A more generous response is that we are getting now what only now it is possible to get, and the same was true when Diary 1 appeared. Still, reading the volumes consecutively or even side-by-side, weaving back and forth bet­ween entries written about the same time, does not give readers the texture of the source or of the evolving Anais we are always seeking. There is no way to put the pieces together again. The game of hide and seek, a psychic pattern always present in each volume (and anywhere else we might look in Nin’s work) has been magnified by the way in which the diary material has reached the public.

Which is all to say that we have to take these carvings from Nin’s diaries on their own terms and not confuse them with either the manuscript material or the life that is being, somehow, given a testimony.  We have been offered a startling instance of the distance between art and life, even when the art is the art of the diarist. The Anais who is randy for Henry and June, remorseful and defiant, troubled and ecstatic, is an Anais who had been obscured by the cool, powdered shell of delicacy and decorum — the tonal Nin of Diary 1. And didn’t Nin’s readers always know that something was being held back — that the restraint of the published diary volumes didn’t reveal the sources of feeling released in the fiction? Many can now say, “I knew it all the time.”

It is much clearer now why psychoanalysis became important to Nin. The ways in which she was pulled apart by conflicting needs and desires — the extremes and intensities of those conflicts — are more understandable now that we have Henry and June. The polarities of Nin’s early House of Incest, as well as Miller’s particular interest in that work, are “explained” by revelations in H & J. What few readers know is that much of this story had been told long ago, although only a handful of Nin scholars are familiar with the long-abandoned fiction drawn from the same material that we are now able to explore.

In 1939, when Nin published the first (Paris) version of Winter of Artifice, the collection included a story entitled “Djuna” that thinly disguised the relationships between Henry, June and Anais given in part in Diary 1 and more fully in H & J. *Never reprinted, the story shows the impact of this tri­angular relationship on Nin at a time when she was making the transition from diarist to fiction writer. It is one of many examples of how diary materials that had been suppressed in the published versions found their way into Nin’s fictions. Elsewhere, I have written about how Nin’s relationship with Otto Rank is more intimately revealed in her story “The Voice” than it is in the published account of Diary 1 and Diary 2 (see “The Princess and the Frog” in Anais, Art, and Artists, ed. Sharon Spencer, Penkevill Press, 1986). In addition, the portrait of Hugh that appears in H & J as well as in the volumes 3 and 4 of Early Diary confirms everyone’s suspicion that the  betrayed ”Alan” of A Spy in the House of Love gave us glimpses of the Hugh Guiler (or Ian Hugo) missing from the diary volumes published in the  1960s and 1970s.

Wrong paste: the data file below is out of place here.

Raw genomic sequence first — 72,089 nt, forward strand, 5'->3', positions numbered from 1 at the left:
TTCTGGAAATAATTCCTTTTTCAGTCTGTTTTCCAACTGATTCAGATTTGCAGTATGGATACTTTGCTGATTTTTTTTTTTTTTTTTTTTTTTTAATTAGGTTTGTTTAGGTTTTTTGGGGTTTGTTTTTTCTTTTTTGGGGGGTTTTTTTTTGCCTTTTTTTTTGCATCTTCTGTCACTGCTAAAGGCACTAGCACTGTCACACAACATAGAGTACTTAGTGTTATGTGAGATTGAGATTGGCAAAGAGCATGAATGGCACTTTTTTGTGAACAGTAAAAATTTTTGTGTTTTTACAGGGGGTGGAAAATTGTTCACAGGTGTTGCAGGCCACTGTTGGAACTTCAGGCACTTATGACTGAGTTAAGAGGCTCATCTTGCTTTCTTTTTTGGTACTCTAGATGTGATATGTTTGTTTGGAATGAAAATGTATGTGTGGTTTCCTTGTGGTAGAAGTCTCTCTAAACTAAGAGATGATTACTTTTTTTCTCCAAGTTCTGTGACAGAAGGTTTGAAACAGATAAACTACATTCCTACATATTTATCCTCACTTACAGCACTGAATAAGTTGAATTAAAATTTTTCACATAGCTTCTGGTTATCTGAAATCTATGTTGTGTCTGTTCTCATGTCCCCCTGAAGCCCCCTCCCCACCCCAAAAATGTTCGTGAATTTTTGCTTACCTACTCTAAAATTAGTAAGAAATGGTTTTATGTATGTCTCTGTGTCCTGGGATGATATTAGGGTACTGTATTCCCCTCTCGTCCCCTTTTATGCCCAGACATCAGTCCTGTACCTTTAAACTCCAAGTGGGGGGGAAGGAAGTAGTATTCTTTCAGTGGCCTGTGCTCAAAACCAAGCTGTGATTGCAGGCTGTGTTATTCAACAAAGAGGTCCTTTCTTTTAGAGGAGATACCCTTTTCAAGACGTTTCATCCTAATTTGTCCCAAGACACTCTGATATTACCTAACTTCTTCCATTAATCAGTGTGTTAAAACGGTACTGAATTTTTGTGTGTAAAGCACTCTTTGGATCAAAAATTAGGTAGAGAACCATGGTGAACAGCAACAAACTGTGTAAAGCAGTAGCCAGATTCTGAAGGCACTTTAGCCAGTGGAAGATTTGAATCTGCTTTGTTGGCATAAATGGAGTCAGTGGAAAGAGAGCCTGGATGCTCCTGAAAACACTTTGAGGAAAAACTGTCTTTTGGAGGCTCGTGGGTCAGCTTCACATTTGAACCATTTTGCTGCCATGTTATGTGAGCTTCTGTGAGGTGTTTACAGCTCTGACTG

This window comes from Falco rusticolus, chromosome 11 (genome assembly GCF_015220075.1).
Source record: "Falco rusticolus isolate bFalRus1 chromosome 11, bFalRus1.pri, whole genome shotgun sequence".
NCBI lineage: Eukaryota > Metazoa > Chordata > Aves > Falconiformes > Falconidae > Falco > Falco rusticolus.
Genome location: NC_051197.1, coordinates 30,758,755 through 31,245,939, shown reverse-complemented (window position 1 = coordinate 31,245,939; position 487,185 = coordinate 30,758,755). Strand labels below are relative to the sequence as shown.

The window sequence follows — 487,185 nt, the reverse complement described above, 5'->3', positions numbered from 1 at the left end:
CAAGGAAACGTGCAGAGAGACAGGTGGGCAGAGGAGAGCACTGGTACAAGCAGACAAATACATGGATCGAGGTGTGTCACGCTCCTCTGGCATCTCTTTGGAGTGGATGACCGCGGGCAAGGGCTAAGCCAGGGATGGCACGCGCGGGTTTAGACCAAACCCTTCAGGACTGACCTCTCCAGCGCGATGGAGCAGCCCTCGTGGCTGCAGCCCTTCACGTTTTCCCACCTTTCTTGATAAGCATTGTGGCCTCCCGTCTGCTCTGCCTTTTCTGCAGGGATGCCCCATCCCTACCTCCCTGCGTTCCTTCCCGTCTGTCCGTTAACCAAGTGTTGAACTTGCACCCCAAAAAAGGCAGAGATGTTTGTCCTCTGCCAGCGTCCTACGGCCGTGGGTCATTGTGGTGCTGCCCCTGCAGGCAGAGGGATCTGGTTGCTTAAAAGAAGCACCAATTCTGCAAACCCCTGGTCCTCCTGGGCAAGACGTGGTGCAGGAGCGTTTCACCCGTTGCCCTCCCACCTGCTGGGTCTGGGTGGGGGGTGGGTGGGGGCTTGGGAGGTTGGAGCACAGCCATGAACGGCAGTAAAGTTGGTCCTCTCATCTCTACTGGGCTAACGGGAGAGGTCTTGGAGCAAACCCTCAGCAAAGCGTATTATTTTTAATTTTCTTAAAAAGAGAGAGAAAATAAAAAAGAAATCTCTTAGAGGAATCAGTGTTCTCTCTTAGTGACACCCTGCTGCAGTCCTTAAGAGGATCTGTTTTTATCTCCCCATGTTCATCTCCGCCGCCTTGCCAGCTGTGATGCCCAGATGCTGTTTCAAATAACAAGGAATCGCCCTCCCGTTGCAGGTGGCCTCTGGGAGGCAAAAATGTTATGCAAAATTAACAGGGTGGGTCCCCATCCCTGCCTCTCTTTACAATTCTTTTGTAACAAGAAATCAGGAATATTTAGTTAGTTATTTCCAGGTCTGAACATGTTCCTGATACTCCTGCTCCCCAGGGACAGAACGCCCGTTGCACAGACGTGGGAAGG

Ironically, the most intimate parts of Nin’s life were, until now, more fully revealed in her fiction than in the published diaries. Of course, it is impossible to make air-tight cases for turning all of her fictions into romans á clef; still, Nin’s tendency to protect people in her diary volumes and exploit them for artistic purposes is a bit bewildering. Certainly those people knew who they were, and anyone with imagination and curiosity could make safe guesses. Hugh Guiler is only now, after his death, embarrassed by name, but what did he make of his earlier portrait as “Alan”?